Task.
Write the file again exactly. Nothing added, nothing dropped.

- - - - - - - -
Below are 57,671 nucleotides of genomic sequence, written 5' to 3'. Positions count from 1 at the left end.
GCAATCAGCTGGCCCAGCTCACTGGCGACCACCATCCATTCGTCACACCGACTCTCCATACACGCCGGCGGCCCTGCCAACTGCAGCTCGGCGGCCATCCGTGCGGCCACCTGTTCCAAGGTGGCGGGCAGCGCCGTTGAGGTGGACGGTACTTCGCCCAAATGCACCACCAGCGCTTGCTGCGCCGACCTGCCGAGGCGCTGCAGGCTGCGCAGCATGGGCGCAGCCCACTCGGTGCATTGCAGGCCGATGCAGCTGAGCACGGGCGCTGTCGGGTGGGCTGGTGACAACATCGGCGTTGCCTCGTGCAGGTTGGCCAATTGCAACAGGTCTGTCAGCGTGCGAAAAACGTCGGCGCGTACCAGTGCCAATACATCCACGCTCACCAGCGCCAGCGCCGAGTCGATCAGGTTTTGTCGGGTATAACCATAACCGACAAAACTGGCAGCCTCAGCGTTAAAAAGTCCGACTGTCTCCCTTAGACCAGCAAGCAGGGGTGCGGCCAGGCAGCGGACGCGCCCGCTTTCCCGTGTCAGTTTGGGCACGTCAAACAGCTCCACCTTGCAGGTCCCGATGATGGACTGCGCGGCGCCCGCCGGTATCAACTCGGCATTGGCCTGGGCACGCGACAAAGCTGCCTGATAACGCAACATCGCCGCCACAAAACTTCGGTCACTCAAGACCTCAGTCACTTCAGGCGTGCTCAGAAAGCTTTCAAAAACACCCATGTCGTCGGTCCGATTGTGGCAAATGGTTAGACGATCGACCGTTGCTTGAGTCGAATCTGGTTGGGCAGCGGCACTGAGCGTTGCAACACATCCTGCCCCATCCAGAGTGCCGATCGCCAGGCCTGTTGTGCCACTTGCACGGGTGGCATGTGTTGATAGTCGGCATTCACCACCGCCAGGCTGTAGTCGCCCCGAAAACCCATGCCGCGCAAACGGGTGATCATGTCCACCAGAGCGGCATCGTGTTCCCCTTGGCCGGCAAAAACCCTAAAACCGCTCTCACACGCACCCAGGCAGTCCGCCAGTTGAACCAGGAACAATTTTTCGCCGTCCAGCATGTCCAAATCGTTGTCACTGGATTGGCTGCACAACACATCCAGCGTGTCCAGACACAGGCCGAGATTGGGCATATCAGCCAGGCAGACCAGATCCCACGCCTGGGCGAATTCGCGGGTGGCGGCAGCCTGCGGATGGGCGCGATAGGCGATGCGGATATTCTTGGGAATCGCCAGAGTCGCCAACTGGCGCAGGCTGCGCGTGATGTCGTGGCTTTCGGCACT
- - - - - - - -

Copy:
Below are 57,671 nucleotides of genomic sequence, written 5' to 3'. Positions count from 1 at the left end.
GCAATCAGCTGGCCCAGCTCACTGGCGACCACCATCCATTCGTCACACCGACTCTCCATACACGCCGGCGGCCCTGCCAACTGCAGCTCGGCGGCCATCCGTGCGGCCACCTGTTCCAAGGTGGCGGGCAGCGCCGTTGAGGTGGACGGTACTTCGCCCAAATGCACCACCAGCGCTTGCTGCGCCGACCTGCCGAGGCGCTGCAGGCTGCGCAGCATGGGCGCAGCCCACTCGGTGCATTGCAGGCCGATGCAGCTGAGCACGGGCGCTGTCGGGTGGGCTGGTGACAACATCGGCGTTGCCTCGTGCAGGTTGGCCAATTGCAACAGGTCTGTCAGCGTGCGAAAAACGTCGGCGCGTACCAGTGCCAATACATCCACGCTCACCAGCGCCAGCGCCGAGTCGATCAGGTTTTGTCGGGTATAACCATAACCGACAAAACTGGCAGCCTCAGCGTTAAAAAGTCCGACTGTCTCCCTTAGACCAGCAAGCAGGGGTGCGGCCAGGCAGCGGACGCGCCCGCTTTCCCGTGTCAGTTTGGGCACGTCAAACAGCTCCACCTTGCAGGTCCCGATGATGGACTGCGCGGCGCCCGCCGGTATCAACTCGGCATTGGCCTGGGCACGCGACAAAGCTGCCTGATAACGCAACATCGCCGCCACAAAACTTCGGTCACTCAAGACCTCAGTCACTTCAGGCGTGCTCAGAAAGCTTTCAAAAACACCCATGTCGTCGGTCCGATTGTGGCAAATGGTTAGACGATCGACCGTTGCTTGAGTCGAATCTGGTTGGGCAGCGGCACTGAGCGTTGCAACACATCCTGCCCCATCCAGAGTGCCGATCGCCAGGCCTGTTGTGCCACTTGCACGGGTGGCATGTGTTGATAGTCGGCATTCACCACCGCCAGGCTGTAGTCGCCCCGAAAACCCATGCCGCGCAAACGGGTGATCATGTCCACCAGAGCGGCATCGTGTTCCCCTTGGCCGGCAAAAACCCTAAAACCGCTCTCACACGCACCCAGGCAGTCCGCCAGTTGAACCAGGAACAATTTTTCGCCGTCCAGCATGTCCAAATCGTTGTCACTGGATTGGCTGCACAACACATCCAGCGTGTCCAGACACAGGCCGAGATTGGGCATATCAGCCAGGCAGACCAGATCCCACGCCTGGGCGAATTCGCGGGTGGCGGCAGCCTGCGGATGGGCGCGATAGGCGATGCGGATATTCTTGGGAATCGCCAGAGTCGCCAACTGGCGCAGGCTGCGCGTGATGTCGTGGCTTTCGGCACT